Copyright

Correctional Officer Training and Schooling Requirements

Correctional officers maintain order, enforce rules and control the inmates of correctional facilities. They may also need to supervise trustees, transport inmates and respond to emergency situations. Correctional officer training usually results in a certificate or diploma. Growing prisoner populations and an increase in mandatory sentencing means increased job security for correctional officers.

View 20 Popular Schools »

Correctional Officer Training Overview

Correctional officer training is usually provided by trade schools and community colleges, but is also provided by local, state or federal departments of corrections training facilities. Programs usually culminate in a certificate, but associate's and bachelor's degrees are offered in criminal justice. Most training programs are based on American Jail Association (AJA) guidelines as well as those of the American Correctional Association (ACA). Local and state correctional facilities usually hire correctional officers and give them on-the-job training during a probationary period. The length of this probationary period varies by state.

Topics of study in correctional officer and criminal justice programs include correctional rules and regulations, institutional policies, security measures, custody procedures and defensive tactics. Individuals hoping to become part of tactical response teams within correctional facilities might take specialized courses in hostage negotiations, riot situations, forced inmate moves and firearms training. They may learn to disarm prisoners, use chemical agents appropriately and manage dangerous situations. Additional subjects may include first aid, emergency preparedness, criminal justice communications and inmate searches.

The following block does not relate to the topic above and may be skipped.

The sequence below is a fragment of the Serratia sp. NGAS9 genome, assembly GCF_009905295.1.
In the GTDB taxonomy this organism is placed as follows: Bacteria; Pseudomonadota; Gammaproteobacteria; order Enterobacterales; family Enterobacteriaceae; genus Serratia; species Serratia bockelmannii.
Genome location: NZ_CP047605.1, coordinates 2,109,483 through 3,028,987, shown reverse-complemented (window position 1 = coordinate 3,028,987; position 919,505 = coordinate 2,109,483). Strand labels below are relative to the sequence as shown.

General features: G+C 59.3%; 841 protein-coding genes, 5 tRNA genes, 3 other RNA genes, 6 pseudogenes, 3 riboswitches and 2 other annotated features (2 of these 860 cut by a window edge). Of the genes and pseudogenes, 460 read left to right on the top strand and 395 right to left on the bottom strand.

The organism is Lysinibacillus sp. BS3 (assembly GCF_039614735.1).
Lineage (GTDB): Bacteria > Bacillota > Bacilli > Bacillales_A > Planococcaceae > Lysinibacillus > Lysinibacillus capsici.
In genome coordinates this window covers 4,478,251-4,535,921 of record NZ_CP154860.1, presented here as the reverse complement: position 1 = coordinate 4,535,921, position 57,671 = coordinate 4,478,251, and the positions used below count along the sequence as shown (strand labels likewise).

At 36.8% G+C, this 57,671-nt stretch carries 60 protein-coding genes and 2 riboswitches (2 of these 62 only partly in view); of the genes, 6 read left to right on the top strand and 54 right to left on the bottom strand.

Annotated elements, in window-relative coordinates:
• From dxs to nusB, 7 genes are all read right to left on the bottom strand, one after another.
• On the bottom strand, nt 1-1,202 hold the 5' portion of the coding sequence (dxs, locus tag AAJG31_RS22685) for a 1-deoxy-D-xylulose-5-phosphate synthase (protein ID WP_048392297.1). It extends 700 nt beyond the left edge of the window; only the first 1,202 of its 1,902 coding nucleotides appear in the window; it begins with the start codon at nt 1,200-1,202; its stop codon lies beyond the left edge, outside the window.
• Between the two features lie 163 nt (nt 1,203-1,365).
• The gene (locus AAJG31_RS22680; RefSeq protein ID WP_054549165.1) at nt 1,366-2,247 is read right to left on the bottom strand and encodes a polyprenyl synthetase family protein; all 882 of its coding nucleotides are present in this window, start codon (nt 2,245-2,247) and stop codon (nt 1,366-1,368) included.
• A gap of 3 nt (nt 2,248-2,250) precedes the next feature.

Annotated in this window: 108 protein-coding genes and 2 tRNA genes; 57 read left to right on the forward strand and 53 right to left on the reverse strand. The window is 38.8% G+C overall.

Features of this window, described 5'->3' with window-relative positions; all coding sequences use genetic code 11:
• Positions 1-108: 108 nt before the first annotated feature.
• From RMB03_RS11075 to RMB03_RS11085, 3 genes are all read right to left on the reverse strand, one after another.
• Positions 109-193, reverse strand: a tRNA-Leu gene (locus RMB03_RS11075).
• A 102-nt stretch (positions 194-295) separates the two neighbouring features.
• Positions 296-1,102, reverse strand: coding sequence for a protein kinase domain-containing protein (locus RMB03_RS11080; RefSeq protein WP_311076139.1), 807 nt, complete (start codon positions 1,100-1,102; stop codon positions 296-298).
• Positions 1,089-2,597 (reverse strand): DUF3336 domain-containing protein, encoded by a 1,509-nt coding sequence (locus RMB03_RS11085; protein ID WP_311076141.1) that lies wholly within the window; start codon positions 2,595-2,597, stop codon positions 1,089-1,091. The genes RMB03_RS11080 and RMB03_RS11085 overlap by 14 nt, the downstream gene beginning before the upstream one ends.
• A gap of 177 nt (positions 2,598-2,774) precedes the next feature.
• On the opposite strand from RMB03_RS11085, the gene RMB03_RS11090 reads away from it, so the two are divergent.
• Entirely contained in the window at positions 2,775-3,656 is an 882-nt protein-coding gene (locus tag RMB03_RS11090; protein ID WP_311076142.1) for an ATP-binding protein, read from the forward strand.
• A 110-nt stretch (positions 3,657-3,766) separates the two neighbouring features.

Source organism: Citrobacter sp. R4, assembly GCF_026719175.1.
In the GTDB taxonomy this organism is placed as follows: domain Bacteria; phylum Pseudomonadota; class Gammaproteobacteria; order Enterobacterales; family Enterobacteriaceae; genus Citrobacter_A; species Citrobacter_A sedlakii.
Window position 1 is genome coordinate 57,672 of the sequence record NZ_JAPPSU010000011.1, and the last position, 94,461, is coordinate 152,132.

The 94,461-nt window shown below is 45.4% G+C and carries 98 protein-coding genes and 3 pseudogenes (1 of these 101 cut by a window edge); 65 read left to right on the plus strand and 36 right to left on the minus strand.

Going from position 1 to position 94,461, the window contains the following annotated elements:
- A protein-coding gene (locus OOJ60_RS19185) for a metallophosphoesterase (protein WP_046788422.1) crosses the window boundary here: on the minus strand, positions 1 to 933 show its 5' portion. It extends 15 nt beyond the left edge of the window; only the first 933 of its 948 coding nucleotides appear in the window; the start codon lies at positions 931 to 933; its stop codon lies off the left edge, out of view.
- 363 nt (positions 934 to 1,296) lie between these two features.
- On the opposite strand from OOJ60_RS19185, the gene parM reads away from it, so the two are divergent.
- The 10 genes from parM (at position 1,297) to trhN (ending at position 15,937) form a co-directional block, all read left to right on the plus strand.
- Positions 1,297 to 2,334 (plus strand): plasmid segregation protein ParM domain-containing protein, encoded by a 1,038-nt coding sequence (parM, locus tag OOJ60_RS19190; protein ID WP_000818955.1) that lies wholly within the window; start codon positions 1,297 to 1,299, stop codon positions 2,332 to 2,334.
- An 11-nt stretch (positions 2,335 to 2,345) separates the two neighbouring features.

Schooling Requirements

The Federal Bureau of Prisons requires a bachelor's degree for entry-level correctional officers along with three years of practical experience; it may accept a combination of the two. Most correctional agencies require some schooling, but others will accept law enforcement or military training as a substitute. Certain correctional officer certificate programs require students to complete internships in approved correctional situations. Some correctional officer and criminal justice training programs require that students be at least 19 before they graduate; some institutions have specific age requirements for new employees.

Show me popular schools

Related to Correction Officer's Colleges

  • Related
  • Recently Updated
  • Popular
Correction Officer: How Do I Become a Correctional Officer

Learn how to become a correctional officer. Research the education and career requirements, training information and experience...

Detention Officer Training Program Information

Detention officer duties are similar to correctional officer duties; however, detention officers specifically work in...

Federal Correctional Officer Training Program Information

Federal correctional officers monitor inmates and facilitate the day-to-day operations of federal penitentiaries. Although most...

Correctional Officer (County Jail): Educational Requirements

Careers in corrections and detention can be challenging. County jail correctional officers book, supervise and transport...

Be a Certified Correctional Officer: Step-by-Step Career Guide

Popular Schools

Popular Schools

Avg. Wages For Related Jobs

Source: Bureau of Labor Statistics